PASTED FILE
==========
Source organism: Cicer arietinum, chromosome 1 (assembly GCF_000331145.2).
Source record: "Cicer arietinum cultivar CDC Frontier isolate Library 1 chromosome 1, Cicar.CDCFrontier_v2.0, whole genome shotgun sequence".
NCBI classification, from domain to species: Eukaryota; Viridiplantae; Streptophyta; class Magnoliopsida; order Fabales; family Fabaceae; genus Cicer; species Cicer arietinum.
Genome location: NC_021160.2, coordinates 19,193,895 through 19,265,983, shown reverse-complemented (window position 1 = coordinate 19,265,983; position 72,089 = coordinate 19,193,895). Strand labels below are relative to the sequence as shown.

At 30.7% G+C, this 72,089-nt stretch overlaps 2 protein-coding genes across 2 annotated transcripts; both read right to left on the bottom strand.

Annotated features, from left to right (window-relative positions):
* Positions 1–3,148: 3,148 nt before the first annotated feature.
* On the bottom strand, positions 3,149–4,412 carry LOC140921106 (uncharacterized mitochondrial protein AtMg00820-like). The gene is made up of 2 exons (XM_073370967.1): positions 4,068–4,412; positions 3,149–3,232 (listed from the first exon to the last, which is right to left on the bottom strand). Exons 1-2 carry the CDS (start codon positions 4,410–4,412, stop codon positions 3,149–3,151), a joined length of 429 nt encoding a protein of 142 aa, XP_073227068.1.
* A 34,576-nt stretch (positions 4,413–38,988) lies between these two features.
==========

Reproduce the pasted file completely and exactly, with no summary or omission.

Source organism: Cicer arietinum, chromosome 1 (assembly GCF_000331145.2).
Source record: "Cicer arietinum cultivar CDC Frontier isolate Library 1 chromosome 1, Cicar.CDCFrontier_v2.0, whole genome shotgun sequence".
NCBI classification, from domain to species: Eukaryota; Viridiplantae; Streptophyta; class Magnoliopsida; order Fabales; family Fabaceae; genus Cicer; species Cicer arietinum.
Genome location: NC_021160.2, coordinates 19,193,895 through 19,265,983, shown reverse-complemented (window position 1 = coordinate 19,265,983; position 72,089 = coordinate 19,193,895). Strand labels below are relative to the sequence as shown.

At 30.7% G+C, this 72,089-nt stretch overlaps 2 protein-coding genes across 2 annotated transcripts; both read right to left on the bottom strand.

Annotated features, from left to right (window-relative positions):
* Positions 1–3,148: 3,148 nt before the first annotated feature.
* On the bottom strand, positions 3,149–4,412 carry LOC140921106 (uncharacterized mitochondrial protein AtMg00820-like). The gene is made up of 2 exons (XM_073370967.1): positions 4,068–4,412; positions 3,149–3,232 (listed from the first exon to the last, which is right to left on the bottom strand). Exons 1-2 carry the CDS (start codon positions 4,410–4,412, stop codon positions 3,149–3,151), a joined length of 429 nt encoding a protein of 142 aa, XP_073227068.1.
* A 34,576-nt stretch (positions 4,413–38,988) lies between these two features.